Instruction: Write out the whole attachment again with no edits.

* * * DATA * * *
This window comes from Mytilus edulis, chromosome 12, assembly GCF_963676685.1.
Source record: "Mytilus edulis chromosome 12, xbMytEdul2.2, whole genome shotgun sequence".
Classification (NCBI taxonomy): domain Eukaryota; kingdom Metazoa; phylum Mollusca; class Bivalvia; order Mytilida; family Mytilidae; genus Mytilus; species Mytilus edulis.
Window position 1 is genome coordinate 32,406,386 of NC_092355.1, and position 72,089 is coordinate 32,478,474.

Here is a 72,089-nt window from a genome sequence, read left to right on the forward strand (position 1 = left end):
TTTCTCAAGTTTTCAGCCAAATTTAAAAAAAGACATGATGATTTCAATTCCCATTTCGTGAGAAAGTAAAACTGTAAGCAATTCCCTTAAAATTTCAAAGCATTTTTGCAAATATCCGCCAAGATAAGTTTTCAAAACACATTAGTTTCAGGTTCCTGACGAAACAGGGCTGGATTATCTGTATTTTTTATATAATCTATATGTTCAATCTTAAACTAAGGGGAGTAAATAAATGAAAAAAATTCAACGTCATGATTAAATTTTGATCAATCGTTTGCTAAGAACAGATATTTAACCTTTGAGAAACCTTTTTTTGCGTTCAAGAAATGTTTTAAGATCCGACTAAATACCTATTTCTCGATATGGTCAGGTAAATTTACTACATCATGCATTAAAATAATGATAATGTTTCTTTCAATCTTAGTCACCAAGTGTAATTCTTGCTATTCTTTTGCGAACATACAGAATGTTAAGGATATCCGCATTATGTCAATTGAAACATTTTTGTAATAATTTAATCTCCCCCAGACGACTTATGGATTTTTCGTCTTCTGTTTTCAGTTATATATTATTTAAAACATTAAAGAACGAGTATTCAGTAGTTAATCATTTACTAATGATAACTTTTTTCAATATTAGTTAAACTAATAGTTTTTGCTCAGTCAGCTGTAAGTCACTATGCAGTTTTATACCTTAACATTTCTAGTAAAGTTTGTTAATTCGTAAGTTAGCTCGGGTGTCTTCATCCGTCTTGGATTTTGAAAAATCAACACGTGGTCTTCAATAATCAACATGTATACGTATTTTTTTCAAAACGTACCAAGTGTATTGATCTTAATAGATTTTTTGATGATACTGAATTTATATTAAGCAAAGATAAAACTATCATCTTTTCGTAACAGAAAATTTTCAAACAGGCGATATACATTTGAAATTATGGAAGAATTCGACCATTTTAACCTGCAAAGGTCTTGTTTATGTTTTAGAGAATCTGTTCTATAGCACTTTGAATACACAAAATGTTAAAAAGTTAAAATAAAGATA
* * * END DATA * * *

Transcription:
This window comes from Mytilus edulis, chromosome 12, assembly GCF_963676685.1.
Source record: "Mytilus edulis chromosome 12, xbMytEdul2.2, whole genome shotgun sequence".
Classification (NCBI taxonomy): domain Eukaryota; kingdom Metazoa; phylum Mollusca; class Bivalvia; order Mytilida; family Mytilidae; genus Mytilus; species Mytilus edulis.
Window position 1 is genome coordinate 32,406,386 of NC_092355.1, and position 72,089 is coordinate 32,478,474.

Here is a 72,089-nt window from a genome sequence, read left to right on the forward strand (position 1 = left end):
TTTCTCAAGTTTTCAGCCAAATTTAAAAAAAGACATGATGATTTCAATTCCCATTTCGTGAGAAAGTAAAACTGTAAGCAATTCCCTTAAAATTTCAAAGCATTTTTGCAAATATCCGCCAAGATAAGTTTTCAAAACACATTAGTTTCAGGTTCCTGACGAAACAGGGCTGGATTATCTGTATTTTTTATATAATCTATATGTTCAATCTTAAACTAAGGGGAGTAAATAAATGAAAAAAATTCAACGTCATGATTAAATTTTGATCAATCGTTTGCTAAGAACAGATATTTAACCTTTGAGAAACCTTTTTTTGCGTTCAAGAAATGTTTTAAGATCCGACTAAATACCTATTTCTCGATATGGTCAGGTAAATTTACTACATCATGCATTAAAATAATGATAATGTTTCTTTCAATCTTAGTCACCAAGTGTAATTCTTGCTATTCTTTTGCGAACATACAGAATGTTAAGGATATCCGCATTATGTCAATTGAAACATTTTTGTAATAATTTAATCTCCCCCAGACGACTTATGGATTTTTCGTCTTCTGTTTTCAGTTATATATTATTTAAAACATTAAAGAACGAGTATTCAGTAGTTAATCATTTACTAATGATAACTTTTTTCAATATTAGTTAAACTAATAGTTTTTGCTCAGTCAGCTGTAAGTCACTATGCAGTTTTATACCTTAACATTTCTAGTAAAGTTTGTTAATTCGTAAGTTAGCTCGGGTGTCTTCATCCGTCTTGGATTTTGAAAAATCAACACGTGGTCTTCAATAATCAACATGTATACGTATTTTTTTCAAAACGTACCAAGTGTATTGATCTTAATAGATTTTTTGATGATACTGAATTTATATTAAGCAAAGATAAAACTATCATCTTTTCGTAACAGAAAATTTTCAAACAGGCGATATACATTTGAAATTATGGAAGAATTCGACCATTTTAACCTGCAAAGGTCTTGTTTATGTTTTAGAGAATCTGTTCTATAGCACTTTGAATACACAAAATGTTAAAAAGTTAAAATAAAGATA